Here is the fundamental error, the crude and monstrous assumption, that the land which God has given to our nation, is or can be the private property of anyone. It is a usurpation exactly similar to that of slavery.
— PROF. F. W. NEWMAN, Lectures on Political Economy (1851), Lecture VI., p. 533.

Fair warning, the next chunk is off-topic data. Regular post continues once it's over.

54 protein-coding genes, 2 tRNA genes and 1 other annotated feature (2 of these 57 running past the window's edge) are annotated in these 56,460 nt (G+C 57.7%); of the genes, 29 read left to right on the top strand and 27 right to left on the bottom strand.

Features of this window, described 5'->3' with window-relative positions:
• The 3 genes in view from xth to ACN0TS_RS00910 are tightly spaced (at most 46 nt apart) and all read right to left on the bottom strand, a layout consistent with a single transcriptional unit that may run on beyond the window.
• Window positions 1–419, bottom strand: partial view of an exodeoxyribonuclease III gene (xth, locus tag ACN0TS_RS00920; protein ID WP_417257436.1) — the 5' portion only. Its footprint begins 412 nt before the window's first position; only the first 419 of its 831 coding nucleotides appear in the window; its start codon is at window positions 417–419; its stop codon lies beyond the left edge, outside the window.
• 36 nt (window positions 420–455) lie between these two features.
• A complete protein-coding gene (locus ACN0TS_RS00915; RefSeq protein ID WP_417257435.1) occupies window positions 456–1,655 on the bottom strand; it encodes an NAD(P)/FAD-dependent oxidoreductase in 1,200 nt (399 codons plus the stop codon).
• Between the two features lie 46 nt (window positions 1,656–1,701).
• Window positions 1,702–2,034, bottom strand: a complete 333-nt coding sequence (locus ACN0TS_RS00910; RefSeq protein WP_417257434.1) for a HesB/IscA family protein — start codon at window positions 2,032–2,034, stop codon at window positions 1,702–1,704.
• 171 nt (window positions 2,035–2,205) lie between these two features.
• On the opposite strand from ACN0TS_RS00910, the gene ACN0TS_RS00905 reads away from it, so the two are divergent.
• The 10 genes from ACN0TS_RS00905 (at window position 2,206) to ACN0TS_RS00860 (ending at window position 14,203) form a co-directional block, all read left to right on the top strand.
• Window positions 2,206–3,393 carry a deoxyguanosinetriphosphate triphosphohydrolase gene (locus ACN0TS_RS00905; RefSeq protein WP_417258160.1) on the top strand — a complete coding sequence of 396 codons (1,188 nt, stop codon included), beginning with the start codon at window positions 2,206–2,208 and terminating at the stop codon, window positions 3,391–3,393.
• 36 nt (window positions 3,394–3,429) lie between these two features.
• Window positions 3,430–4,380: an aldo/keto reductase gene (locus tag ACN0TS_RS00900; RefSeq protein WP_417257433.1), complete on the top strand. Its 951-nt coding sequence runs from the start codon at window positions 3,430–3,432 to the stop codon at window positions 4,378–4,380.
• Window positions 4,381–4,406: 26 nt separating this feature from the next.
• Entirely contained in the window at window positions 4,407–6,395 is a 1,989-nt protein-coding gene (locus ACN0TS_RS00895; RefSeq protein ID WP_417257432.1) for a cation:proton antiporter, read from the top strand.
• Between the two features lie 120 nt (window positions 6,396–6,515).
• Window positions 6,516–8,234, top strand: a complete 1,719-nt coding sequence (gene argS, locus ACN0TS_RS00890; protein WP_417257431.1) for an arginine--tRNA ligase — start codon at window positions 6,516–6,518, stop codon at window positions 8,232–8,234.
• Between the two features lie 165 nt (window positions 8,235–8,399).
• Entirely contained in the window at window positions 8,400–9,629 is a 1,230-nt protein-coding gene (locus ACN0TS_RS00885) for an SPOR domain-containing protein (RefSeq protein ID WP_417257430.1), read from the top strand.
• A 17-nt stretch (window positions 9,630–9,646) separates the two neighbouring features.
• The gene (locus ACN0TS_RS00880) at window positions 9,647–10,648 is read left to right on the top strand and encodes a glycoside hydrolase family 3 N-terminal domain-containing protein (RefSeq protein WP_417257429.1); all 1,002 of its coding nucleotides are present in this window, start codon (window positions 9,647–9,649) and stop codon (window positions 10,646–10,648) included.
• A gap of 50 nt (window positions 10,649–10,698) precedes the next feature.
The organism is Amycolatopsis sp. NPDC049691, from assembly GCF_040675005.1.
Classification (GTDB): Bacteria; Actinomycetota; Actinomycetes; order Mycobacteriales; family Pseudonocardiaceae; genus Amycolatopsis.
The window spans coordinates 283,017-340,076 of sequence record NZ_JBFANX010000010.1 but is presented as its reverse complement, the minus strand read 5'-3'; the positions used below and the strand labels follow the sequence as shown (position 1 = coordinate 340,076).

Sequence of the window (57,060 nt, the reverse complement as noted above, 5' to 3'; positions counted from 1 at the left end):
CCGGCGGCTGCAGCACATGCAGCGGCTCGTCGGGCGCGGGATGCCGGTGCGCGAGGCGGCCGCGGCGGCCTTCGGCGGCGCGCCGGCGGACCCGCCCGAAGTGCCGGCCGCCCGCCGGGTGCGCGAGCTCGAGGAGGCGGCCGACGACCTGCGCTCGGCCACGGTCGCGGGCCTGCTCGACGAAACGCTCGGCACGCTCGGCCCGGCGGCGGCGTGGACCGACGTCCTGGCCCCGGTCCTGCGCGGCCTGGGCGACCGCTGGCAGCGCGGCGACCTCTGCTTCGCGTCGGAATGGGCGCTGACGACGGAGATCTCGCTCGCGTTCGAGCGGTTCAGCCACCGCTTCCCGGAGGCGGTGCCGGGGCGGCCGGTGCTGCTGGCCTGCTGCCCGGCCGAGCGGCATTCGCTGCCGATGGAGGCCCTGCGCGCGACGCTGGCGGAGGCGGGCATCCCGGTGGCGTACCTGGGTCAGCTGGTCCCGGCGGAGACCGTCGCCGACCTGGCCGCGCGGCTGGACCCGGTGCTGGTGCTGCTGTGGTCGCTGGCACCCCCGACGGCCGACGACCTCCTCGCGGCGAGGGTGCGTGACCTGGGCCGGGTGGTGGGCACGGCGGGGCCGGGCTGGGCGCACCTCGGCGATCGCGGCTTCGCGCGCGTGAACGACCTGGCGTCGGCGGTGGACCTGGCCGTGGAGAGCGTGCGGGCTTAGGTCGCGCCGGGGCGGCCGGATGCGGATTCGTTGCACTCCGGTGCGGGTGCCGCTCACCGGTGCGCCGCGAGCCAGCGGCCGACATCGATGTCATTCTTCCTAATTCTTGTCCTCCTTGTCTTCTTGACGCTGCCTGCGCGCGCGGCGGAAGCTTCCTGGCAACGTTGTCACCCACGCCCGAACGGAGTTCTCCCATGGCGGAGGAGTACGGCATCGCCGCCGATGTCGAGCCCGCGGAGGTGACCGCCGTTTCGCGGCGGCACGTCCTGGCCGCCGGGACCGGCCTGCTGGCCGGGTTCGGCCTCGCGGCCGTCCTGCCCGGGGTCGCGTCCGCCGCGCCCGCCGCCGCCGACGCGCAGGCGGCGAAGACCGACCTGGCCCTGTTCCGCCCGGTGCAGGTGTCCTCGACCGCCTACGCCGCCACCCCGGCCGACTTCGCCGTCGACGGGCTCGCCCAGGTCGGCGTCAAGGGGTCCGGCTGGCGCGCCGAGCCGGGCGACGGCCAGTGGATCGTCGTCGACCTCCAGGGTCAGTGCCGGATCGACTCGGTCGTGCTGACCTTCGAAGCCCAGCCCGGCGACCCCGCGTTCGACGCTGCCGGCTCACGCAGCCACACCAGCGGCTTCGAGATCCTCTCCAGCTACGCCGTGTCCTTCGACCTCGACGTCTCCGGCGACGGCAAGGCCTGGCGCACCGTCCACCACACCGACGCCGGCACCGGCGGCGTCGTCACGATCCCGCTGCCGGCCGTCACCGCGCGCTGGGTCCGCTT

This is truly monstrous. It is probable that nothing so shocking could have been done, but for a juggling plea concerning the claims of Political Economy. It is defined as the science of Wealth: rightly. It will not confound itself with Politics: right again. It cannot undertake to define what things are, and what are not, private property: it assumes that Political Law regards the landlord as the landowner, and justifies him in emptying his estates at pleasure. Well: if so, it follows that the rules of mere Economy are no sufficient guide to the conduct of a moral being. If Statesmen, Parliaments, or Courts of Law have neglected to define and establish the rights of those who dwell on and cultivate the soil, the landlord cannot plead that neglect to justify his wrong. Grant that, as an Economist, I have no right to ask whether land is or is not private property; yet, as a politician or as a moralist, I may see that no lord of Sutherland ever could have morally, or ever ought to have legally, a greater right over his estates than the King or Queen had, to whom his ancestor originally did homage for them. A baron, in his highest plenitude of power, has rather less right over the soil, than the King from whom he derived his right: and a king of England might as well claim to drive all his subjects into the sea, as a baron to empty his estates. We read how William the Conqueror burnt villages and ejected the people by hundreds, in order to make a hunting ground for himself in the New Forest. This deed, which has been execrated by all who relate it, seemed an extreme of tyranny: yet our Courts of Law and our Parliaments allow the same thing to be done by smaller tyrants; and the public sits by, and mourns to think that people deal so unkindly with that which is their own! Here is the fundamental error, the crude and monstrous assumption, that the land, which God has given to our nation, is or can be the private property of any one. It is a usurpation exactly similar to that of Slavery. The slavemaster calls himself slaveowner, and pleads that he has purchased the slave, and that the law has pronounced slaves to be chattels. We reply that the law is immoral and unjust, and that no one could sell what was not his own; and that no number of immoral sales can destroy the rights of man. All this equally applies to land. The land was not regarded as private property by our old law; it is not to this day treated by the law on the same footing as movables; and there are many other persons who have rights in a piece of land, besides him who gets rent from it. The lord of the manor has his dues, but this does not annihilate the claims of others. For land is not only a surface that pays rent, but a surface to live upon: and the law ought to have cared, and ought still to care, for those who need the land for life, as much as for those who have inherited or bought a title to certain fruits from it.